by Conrad Schwellnus
Dorian’s picture is gray, so faded, I cannot even say —
— what it means to me anymore.
Find what I used to find alluring,
But the brush strokes of your mind demurring.
What lurks behind the picture, a notion ever Wilde,
Selfish and a need to be liked, just like a little child.
There is depth behind you, Dorian, and your heart is powerful,
Staying kind in all of this, but you know yourself doubtful.
Oscar my old friend, I can’t read you like I used to do,
My heart moved on, no romance red, but a gentle, clearer blue.
Floating somewhere between mind, body and the evergreen soul,
Getting through our thoughts, lurking in the reverence of a foal.
You wept for Dorian, he was what you never had — but something you always wanted,
Now people cannot forget, and revisit a lot, the words which you enchanted.
Ensnared and engulfed in a coffin of morbidity,
A paradox so truthful, your writing hides incivility.
Similarly to “Roaming”, this poem can also be considered a eulogy of sorts, and is a writing style I’m starting to get all the more excited about. “Dorian” is a tribute to Oscar Wilde, written after The Picture of Dorian Gray landed back on my desk (so to speak) from a friend who thought I may enjoy reading it. I read it in my early twenties but it has a different meaning to me now. This poem was inspired by the book, Wilde’s career and his writing style, which I find very unique.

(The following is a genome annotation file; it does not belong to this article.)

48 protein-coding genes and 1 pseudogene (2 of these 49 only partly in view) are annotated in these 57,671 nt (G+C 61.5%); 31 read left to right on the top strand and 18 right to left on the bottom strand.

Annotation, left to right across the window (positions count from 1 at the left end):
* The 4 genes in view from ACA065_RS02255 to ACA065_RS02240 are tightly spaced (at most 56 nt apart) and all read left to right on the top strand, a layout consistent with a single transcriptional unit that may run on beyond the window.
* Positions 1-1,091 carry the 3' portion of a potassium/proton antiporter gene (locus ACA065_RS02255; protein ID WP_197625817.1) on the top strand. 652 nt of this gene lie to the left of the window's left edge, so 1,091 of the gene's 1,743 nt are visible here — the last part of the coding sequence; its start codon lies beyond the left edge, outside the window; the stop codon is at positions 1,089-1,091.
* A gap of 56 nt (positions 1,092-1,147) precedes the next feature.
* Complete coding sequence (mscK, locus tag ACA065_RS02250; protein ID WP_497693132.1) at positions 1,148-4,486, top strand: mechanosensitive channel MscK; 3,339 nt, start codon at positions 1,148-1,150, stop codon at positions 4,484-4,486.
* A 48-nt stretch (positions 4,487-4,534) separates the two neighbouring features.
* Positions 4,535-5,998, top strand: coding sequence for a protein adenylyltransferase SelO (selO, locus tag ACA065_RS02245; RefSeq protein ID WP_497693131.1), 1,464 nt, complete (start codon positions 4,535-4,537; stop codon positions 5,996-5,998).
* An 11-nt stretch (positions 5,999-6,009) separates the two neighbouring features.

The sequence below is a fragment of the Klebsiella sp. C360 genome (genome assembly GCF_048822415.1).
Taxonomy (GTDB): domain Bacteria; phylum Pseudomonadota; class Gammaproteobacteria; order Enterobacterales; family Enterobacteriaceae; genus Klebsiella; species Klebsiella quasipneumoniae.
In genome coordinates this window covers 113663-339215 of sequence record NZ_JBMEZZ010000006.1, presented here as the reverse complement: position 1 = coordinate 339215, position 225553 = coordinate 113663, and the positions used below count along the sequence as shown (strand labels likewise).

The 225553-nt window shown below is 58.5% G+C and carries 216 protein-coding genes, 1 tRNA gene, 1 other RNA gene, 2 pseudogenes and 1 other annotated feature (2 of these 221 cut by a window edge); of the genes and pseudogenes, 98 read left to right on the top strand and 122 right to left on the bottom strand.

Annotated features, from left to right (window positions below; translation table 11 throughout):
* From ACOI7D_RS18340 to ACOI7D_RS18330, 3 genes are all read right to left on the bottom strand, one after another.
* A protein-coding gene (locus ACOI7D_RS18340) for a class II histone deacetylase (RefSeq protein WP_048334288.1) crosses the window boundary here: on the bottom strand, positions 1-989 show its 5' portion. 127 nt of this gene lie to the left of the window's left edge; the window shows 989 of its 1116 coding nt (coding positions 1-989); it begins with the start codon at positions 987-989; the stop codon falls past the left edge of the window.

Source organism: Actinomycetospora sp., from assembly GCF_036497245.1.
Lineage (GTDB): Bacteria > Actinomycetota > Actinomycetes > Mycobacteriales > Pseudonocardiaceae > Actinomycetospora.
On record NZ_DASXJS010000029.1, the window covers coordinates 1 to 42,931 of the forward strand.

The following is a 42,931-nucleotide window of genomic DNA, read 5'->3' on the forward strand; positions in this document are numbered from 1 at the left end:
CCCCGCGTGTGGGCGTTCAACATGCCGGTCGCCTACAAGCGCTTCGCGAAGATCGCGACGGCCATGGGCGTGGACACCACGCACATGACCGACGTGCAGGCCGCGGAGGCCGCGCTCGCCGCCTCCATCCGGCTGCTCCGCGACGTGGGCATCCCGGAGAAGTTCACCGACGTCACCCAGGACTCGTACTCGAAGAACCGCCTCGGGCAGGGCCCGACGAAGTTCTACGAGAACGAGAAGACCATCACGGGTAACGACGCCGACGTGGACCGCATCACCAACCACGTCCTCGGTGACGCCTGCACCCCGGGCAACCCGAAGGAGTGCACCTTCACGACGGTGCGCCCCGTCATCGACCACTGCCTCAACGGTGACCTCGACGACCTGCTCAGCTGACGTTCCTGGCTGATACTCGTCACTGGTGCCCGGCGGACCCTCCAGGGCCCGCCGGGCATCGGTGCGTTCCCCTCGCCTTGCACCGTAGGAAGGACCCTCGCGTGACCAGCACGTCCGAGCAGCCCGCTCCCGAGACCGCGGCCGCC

If this is the first time you’re reading something from the anthology, why not have a gander over here for the rest of the poems in the series. We are getting awfully close to the end of this anthology, which will wrap up at the end of June. As always, thank you for supporting my writing by reading this poem and sharing in the journey with me.
– Conrad was here.